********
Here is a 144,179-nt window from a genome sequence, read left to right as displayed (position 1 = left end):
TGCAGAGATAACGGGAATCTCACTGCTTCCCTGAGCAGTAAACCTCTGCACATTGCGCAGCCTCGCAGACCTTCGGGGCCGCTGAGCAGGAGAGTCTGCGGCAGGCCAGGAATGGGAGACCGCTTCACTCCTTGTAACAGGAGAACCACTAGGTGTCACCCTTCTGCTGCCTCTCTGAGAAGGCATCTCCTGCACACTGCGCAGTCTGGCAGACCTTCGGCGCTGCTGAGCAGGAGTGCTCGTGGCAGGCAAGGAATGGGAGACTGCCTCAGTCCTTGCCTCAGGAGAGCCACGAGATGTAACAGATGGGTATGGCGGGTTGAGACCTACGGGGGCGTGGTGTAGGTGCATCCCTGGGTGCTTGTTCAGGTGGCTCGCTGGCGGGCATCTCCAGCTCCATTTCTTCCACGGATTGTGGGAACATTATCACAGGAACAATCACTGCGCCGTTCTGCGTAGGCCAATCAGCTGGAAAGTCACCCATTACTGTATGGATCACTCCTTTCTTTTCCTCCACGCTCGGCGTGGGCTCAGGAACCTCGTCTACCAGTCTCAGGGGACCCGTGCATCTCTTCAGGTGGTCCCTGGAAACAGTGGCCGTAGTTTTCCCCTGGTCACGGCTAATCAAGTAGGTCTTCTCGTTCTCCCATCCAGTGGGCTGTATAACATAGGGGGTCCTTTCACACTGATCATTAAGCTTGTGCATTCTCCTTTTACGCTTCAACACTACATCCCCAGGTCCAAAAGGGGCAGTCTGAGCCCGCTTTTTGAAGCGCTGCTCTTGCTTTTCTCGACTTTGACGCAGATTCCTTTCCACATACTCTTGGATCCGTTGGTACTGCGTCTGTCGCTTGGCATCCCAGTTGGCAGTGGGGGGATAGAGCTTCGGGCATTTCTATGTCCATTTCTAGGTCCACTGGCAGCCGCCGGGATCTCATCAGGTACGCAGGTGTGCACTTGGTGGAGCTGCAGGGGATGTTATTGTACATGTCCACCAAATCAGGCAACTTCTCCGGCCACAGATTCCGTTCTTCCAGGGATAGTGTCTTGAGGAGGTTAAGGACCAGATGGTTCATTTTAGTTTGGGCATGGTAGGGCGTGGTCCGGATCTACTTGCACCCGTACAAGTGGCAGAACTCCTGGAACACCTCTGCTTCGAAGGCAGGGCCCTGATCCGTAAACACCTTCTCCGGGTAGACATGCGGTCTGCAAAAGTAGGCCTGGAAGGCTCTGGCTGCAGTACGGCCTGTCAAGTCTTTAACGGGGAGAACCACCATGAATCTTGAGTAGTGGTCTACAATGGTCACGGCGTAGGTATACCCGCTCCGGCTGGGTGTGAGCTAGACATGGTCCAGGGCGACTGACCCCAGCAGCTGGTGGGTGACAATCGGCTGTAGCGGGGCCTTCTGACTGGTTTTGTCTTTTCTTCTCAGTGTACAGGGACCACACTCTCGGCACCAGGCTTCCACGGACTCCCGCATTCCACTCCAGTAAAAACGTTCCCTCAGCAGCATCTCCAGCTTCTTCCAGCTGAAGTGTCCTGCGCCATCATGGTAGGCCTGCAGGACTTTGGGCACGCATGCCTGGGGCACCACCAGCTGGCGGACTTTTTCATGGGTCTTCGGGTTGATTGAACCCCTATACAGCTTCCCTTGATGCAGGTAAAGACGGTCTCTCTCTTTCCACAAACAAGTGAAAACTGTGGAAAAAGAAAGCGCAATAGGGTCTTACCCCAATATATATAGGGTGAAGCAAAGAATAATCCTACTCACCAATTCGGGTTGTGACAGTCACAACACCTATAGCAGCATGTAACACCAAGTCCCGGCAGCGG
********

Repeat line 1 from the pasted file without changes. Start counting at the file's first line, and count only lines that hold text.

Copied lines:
Here is a 144,179-nt window from a genome sequence, read left to right as displayed (position 1 = left end):